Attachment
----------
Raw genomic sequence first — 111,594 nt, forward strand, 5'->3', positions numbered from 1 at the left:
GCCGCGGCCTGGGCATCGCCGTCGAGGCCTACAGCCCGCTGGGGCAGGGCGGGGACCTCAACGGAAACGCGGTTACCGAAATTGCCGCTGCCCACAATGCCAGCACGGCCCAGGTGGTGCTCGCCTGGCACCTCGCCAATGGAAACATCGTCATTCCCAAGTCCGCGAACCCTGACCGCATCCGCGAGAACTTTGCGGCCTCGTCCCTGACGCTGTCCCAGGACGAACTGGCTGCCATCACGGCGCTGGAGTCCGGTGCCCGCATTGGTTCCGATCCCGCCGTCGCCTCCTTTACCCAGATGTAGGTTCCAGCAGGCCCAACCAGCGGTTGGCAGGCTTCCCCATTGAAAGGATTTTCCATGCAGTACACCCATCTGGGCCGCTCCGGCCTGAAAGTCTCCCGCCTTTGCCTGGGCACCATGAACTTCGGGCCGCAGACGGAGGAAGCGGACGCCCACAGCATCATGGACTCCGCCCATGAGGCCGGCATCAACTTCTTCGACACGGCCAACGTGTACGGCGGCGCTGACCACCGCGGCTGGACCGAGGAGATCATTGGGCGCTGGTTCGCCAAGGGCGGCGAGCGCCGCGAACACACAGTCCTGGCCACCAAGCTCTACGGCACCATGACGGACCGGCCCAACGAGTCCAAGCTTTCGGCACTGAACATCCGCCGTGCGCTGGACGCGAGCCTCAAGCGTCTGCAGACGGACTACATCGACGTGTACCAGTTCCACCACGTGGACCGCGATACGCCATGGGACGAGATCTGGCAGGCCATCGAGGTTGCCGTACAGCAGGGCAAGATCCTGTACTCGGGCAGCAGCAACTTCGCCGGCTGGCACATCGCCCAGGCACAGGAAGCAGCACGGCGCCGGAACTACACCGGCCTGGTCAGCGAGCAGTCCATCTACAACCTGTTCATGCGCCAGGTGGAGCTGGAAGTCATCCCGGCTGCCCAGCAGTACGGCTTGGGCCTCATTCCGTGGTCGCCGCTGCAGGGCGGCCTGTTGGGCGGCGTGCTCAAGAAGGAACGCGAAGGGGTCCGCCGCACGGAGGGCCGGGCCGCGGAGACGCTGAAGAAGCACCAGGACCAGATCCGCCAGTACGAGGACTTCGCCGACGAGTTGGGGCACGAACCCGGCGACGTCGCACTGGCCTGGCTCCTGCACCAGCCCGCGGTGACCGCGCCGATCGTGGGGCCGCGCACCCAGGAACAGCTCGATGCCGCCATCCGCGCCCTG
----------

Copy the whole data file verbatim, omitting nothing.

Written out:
Raw genomic sequence first — 111,594 nt, forward strand, 5'->3', positions numbered from 1 at the left:
GCCGCGGCCTGGGCATCGCCGTCGAGGCCTACAGCCCGCTGGGGCAGGGCGGGGACCTCAACGGAAACGCGGTTACCGAAATTGCCGCTGCCCACAATGCCAGCACGGCCCAGGTGGTGCTCGCCTGGCACCTCGCCAATGGAAACATCGTCATTCCCAAGTCCGCGAACCCTGACCGCATCCGCGAGAACTTTGCGGCCTCGTCCCTGACGCTGTCCCAGGACGAACTGGCTGCCATCACGGCGCTGGAGTCCGGTGCCCGCATTGGTTCCGATCCCGCCGTCGCCTCCTTTACCCAGATGTAGGTTCCAGCAGGCCCAACCAGCGGTTGGCAGGCTTCCCCATTGAAAGGATTTTCCATGCAGTACACCCATCTGGGCCGCTCCGGCCTGAAAGTCTCCCGCCTTTGCCTGGGCACCATGAACTTCGGGCCGCAGACGGAGGAAGCGGACGCCCACAGCATCATGGACTCCGCCCATGAGGCCGGCATCAACTTCTTCGACACGGCCAACGTGTACGGCGGCGCTGACCACCGCGGCTGGACCGAGGAGATCATTGGGCGCTGGTTCGCCAAGGGCGGCGAGCGCCGCGAACACACAGTCCTGGCCACCAAGCTCTACGGCACCATGACGGACCGGCCCAACGAGTCCAAGCTTTCGGCACTGAACATCCGCCGTGCGCTGGACGCGAGCCTCAAGCGTCTGCAGACGGACTACATCGACGTGTACCAGTTCCACCACGTGGACCGCGATACGCCATGGGACGAGATCTGGCAGGCCATCGAGGTTGCCGTACAGCAGGGCAAGATCCTGTACTCGGGCAGCAGCAACTTCGCCGGCTGGCACATCGCCCAGGCACAGGAAGCAGCACGGCGCCGGAACTACACCGGCCTGGTCAGCGAGCAGTCCATCTACAACCTGTTCATGCGCCAGGTGGAGCTGGAAGTCATCCCGGCTGCCCAGCAGTACGGCTTGGGCCTCATTCCGTGGTCGCCGCTGCAGGGCGGCCTGTTGGGCGGCGTGCTCAAGAAGGAACGCGAAGGGGTCCGCCGCACGGAGGGCCGGGCCGCGGAGACGCTGAAGAAGCACCAGGACCAGATCCGCCAGTACGAGGACTTCGCCGACGAGTTGGGGCACGAACCCGGCGACGTCGCACTGGCCTGGCTCCTGCACCAGCCCGCGGTGACCGCGCCGATCGTGGGGCCGCGCACCCAGGAACAGCTCGATGCCGCCATCCGCGCCCTG